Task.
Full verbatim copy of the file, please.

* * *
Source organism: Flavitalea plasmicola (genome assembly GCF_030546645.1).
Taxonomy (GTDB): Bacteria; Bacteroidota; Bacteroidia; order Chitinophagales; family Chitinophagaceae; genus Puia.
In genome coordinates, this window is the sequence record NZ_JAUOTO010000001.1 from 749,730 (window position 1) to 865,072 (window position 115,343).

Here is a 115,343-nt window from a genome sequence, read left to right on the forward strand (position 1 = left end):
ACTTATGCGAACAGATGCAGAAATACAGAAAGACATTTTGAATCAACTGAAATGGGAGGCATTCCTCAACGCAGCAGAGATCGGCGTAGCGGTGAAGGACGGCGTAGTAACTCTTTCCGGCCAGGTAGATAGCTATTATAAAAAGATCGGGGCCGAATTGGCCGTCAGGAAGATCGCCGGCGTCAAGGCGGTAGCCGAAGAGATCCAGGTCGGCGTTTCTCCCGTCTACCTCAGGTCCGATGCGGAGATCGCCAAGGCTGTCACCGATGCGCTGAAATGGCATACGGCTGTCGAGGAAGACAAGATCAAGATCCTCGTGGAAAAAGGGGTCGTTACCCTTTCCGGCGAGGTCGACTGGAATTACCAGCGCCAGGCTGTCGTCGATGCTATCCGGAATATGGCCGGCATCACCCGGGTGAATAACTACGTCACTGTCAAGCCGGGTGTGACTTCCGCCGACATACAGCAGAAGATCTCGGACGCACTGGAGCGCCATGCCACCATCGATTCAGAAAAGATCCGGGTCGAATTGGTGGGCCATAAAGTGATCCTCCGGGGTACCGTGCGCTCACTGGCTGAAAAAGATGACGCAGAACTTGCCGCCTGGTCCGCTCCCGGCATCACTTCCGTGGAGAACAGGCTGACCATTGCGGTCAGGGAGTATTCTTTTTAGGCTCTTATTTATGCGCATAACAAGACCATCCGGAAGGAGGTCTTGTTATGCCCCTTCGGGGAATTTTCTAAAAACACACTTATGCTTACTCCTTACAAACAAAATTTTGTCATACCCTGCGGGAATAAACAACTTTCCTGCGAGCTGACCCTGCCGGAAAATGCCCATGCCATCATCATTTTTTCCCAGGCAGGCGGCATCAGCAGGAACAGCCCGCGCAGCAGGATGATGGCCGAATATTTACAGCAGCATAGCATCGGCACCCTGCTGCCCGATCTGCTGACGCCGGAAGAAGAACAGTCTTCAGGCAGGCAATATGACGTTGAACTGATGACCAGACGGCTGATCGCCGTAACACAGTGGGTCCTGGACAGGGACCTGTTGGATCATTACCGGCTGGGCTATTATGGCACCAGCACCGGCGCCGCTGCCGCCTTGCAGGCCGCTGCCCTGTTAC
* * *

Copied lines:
Source organism: Flavitalea plasmicola (genome assembly GCF_030546645.1).
Taxonomy (GTDB): Bacteria; Bacteroidota; Bacteroidia; order Chitinophagales; family Chitinophagaceae; genus Puia.
In genome coordinates, this window is the sequence record NZ_JAUOTO010000001.1 from 749,730 (window position 1) to 865,072 (window position 115,343).

Here is a 115,343-nt window from a genome sequence, read left to right on the forward strand (position 1 = left end):
ACTTATGCGAACAGATGCAGAAATACAGAAAGACATTTTGAATCAACTGAAATGGGAGGCATTCCTCAACGCAGCAGAGATCGGCGTAGCGGTGAAGGACGGCGTAGTAACTCTTTCCGGCCAGGTAGATAGCTATTATAAAAAGATCGGGGCCGAATTGGCCGTCAGGAAGATCGCCGGCGTCAAGGCGGTAGCCGAAGAGATCCAGGTCGGCGTTTCTCCCGTCTACCTCAGGTCCGATGCGGAGATCGCCAAGGCTGTCACCGATGCGCTGAAATGGCATACGGCTGTCGAGGAAGACAAGATCAAGATCCTCGTGGAAAAAGGGGTCGTTACCCTTTCCGGCGAGGTCGACTGGAATTACCAGCGCCAGGCTGTCGTCGATGCTATCCGGAATATGGCCGGCATCACCCGGGTGAATAACTACGTCACTGTCAAGCCGGGTGTGACTTCCGCCGACATACAGCAGAAGATCTCGGACGCACTGGAGCGCCATGCCACCATCGATTCAGAAAAGATCCGGGTCGAATTGGTGGGCCATAAAGTGATCCTCCGGGGTACCGTGCGCTCACTGGCTGAAAAAGATGACGCAGAACTTGCCGCCTGGTCCGCTCCCGGCATCACTTCCGTGGAGAACAGGCTGACCATTGCGGTCAGGGAGTATTCTTTTTAGGCTCTTATTTATGCGCATAACAAGACCATCCGGAAGGAGGTCTTGTTATGCCCCTTCGGGGAATTTTCTAAAAACACACTTATGCTTACTCCTTACAAACAAAATTTTGTCATACCCTGCGGGAATAAACAACTTTCCTGCGAGCTGACCCTGCCGGAAAATGCCCATGCCATCATCATTTTTTCCCAGGCAGGCGGCATCAGCAGGAACAGCCCGCGCAGCAGGATGATGGCCGAATATTTACAGCAGCATAGCATCGGCACCCTGCTGCCCGATCTGCTGACGCCGGAAGAAGAACAGTCTTCAGGCAGGCAATATGACGTTGAACTGATGACCAGACGGCTGATCGCCGTAACACAGTGGGTCCTGGACAGGGACCTGTTGGATCATTACCGGCTGGGCTATTATGGCACCAGCACCGGCGCCGCTGCCGCCTTGCAGGCCGCTGCCCTGTTAC